One of the most common queries I get is whether I can share e-versions of the books from my year of reading the world for free.
This question always provokes mixed emotions in me. I can well understand the excitement and eagerness that prompt it. The idea of broadening your horizons through reading is thrilling. When you realise how much world there is out there and that books could enable you to explore it, you can feel as though a whole new reality has opened up to you (as I did when I put an appeal out to the planet’s bibliophiles to help me read the world one rainy evening in October 2011). You’re impatient to get started and if someone can send you files that can speed you on that journey, why wouldn’t you want to jump at the chance?
The problem for me is that, in their excitement, these would-be literary adventurers often don’t realise that what they are effectively asking for is pirated copies of books. If I were to scan and make available e-versions of the books I read, the writers, translators and publishers behind them would not receive any money.
This would not only be unfair but also, cumulatively, could be very damaging. If I were giving away unlimited free versions of books, it would make those titles less likely to be kept in print and available for commercial sale (and it would make anglophone publishing deals very unlikely for those titles that are not yet published in English). Over time, it could further reinforce the economic imbalance which sees English-language writers like me much more widely published than those writing in other languages (and consequently much more likely to be able to live off writing – although, according to a 2015 survey, only around 10 per cent of UK authors do so).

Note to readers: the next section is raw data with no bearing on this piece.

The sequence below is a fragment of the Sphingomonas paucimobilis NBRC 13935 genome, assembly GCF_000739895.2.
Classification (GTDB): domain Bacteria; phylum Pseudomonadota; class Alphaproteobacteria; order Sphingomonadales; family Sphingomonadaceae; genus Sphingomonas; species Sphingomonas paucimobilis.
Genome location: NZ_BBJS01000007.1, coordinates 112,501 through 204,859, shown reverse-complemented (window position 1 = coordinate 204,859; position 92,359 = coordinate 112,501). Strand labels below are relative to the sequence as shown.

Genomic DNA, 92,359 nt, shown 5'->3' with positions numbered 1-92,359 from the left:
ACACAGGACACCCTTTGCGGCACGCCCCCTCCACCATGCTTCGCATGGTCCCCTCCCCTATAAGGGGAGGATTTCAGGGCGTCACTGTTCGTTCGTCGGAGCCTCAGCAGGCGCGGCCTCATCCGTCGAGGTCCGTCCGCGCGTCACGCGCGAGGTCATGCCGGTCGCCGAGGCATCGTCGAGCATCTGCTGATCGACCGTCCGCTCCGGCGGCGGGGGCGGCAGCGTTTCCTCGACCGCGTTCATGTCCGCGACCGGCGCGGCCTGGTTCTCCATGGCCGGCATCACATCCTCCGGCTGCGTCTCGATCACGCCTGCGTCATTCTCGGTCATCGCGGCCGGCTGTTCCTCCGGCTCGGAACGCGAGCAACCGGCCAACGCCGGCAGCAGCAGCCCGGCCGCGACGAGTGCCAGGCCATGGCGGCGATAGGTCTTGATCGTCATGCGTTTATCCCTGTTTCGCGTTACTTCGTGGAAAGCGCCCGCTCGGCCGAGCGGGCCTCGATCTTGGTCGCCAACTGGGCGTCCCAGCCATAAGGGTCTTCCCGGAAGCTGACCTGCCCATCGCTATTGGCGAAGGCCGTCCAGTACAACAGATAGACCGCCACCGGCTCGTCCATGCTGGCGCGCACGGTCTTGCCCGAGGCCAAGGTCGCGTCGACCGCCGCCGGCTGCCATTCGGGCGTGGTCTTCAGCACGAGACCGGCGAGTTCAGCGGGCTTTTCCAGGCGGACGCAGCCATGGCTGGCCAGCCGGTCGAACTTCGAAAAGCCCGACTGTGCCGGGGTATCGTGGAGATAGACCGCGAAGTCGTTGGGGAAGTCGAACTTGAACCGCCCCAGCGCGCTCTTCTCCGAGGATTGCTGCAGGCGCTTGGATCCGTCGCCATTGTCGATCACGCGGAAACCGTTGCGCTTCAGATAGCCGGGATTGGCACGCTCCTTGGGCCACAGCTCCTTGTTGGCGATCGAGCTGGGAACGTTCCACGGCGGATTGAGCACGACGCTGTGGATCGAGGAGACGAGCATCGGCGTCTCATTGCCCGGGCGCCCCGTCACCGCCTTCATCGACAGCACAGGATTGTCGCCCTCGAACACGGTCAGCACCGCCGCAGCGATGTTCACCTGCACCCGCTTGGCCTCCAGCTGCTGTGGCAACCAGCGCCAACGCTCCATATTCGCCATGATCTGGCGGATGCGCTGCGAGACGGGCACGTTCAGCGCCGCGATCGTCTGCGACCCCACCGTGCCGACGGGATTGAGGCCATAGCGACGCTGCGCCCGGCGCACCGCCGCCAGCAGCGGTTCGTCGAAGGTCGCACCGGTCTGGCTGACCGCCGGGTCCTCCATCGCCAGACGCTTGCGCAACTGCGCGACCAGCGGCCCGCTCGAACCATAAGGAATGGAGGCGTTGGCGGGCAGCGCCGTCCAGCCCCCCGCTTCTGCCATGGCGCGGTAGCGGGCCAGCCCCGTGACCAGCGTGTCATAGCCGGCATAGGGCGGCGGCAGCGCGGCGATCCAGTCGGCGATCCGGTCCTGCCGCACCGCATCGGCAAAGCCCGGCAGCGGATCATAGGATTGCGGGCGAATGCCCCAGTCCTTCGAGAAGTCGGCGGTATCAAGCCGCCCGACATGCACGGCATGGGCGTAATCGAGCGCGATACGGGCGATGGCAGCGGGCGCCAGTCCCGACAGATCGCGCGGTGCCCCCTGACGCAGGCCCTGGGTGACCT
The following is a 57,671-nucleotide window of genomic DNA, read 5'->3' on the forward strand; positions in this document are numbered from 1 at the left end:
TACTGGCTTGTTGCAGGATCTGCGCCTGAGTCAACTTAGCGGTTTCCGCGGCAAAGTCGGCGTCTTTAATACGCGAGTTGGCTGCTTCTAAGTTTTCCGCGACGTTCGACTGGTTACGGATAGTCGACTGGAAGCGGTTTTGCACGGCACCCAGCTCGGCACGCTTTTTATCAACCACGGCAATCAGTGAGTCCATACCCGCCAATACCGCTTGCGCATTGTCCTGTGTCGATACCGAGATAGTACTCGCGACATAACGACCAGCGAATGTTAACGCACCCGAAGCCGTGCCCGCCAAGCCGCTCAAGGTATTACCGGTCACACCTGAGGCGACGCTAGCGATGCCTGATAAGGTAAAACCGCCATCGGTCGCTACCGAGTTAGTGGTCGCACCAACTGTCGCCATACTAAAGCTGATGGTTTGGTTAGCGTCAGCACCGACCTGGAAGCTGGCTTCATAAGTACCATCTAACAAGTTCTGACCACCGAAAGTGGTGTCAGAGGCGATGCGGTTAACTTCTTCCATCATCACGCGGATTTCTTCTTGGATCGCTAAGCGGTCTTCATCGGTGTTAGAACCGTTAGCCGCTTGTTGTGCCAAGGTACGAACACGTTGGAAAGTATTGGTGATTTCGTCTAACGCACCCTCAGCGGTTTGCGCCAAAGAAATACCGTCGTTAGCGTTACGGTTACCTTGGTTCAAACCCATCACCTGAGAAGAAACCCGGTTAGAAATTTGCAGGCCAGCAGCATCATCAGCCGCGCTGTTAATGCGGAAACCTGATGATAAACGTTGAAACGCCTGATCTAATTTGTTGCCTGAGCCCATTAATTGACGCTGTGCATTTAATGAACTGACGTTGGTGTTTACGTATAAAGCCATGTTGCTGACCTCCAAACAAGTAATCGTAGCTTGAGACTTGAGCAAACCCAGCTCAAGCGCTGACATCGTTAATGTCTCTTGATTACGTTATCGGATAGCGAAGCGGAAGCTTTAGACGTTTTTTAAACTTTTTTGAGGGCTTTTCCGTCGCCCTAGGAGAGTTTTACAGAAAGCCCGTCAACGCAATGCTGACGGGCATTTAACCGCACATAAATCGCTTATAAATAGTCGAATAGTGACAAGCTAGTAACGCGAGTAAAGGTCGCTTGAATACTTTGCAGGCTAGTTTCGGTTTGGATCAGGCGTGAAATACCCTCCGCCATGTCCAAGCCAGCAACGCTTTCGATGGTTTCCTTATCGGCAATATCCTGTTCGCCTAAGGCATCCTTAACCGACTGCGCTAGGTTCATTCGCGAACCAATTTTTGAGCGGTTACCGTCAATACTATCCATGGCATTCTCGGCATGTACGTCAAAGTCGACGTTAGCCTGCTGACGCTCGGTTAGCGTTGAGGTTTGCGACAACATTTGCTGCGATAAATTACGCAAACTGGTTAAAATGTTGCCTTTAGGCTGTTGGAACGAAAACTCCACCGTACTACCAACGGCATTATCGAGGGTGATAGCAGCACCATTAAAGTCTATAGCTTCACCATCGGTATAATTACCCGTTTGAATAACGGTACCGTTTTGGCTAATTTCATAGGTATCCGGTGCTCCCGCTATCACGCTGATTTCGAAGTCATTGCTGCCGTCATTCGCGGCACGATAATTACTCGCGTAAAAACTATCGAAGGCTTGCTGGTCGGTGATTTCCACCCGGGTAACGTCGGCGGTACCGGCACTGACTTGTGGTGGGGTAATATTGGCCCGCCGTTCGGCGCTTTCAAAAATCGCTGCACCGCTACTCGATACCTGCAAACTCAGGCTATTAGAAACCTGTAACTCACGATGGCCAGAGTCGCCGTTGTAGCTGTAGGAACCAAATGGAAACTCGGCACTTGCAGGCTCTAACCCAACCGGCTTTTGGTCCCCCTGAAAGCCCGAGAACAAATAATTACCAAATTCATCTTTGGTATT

But the mixed feelings don’t stop there because, while I’m very conscious of the financial challenges facing writers in many parts of the world, I’m also aware of the economic difficulties facing a lot of readers. I’m lucky that I’m able to afford to buy the books that intrigue me. My year of reading the world wasn’t cheap (it cost me several thousand pounds – perhaps a little more than a month’s salary at the time – to track down all those books, several of which were quite rare), but it wasn’t impossible. These days – rare books aside – most of the titles I buy cost less than £15, a small fraction of my weekly income.
That is not the case for readers in many parts of the world. Even though cheap e-books for smartphones are making much more literature available to people in a large number of the world’s poorest countries, the cost of physical books relative to income is still prohibitive. When I interviewed Uzbek writer Hamid Ismailov for my book, Reading the World, he told me that translated books in the unofficial markets in Tashkent during the Soviet era often used to sell for about the same money as he made in an entire month. In other words, it cost Ismailov proportionally the same amount to buy one translation as it cost me to read the whole world.
So, although I do not share versions of the books I read during my project (except the titles like my Maldivian read, which the creator has chosen to put online), I am always very glad to hear about and support initiatives that make literature freely available to others. These include Chinese translator collective Paper Republic’s excellent project to put one English translation of a short story by a Chinese author online each week ‘for readers who wonder what new Chinese fiction in English translation has to offer and would like to dip a toe in the water’, as their website says.
As a result, I was delighted to hear recently from a group of students in Mexicali, Mexico, near the US border. Inspired by hearing about a year of reading the world, they decided to do something to help people in their community who might not be able to get hold of many books. They collected a load of secondhand titles and created El Librero Communitario, a community bookshelf giving away books for free. The film above shows what happened when they took the bookshelf to a bus stop in town.
The project has been such a success that the students are looking for more donations, so if you have some books you no longer need, why not contact them through their Facebook page? I’m sure there are many readers who would appreciate it.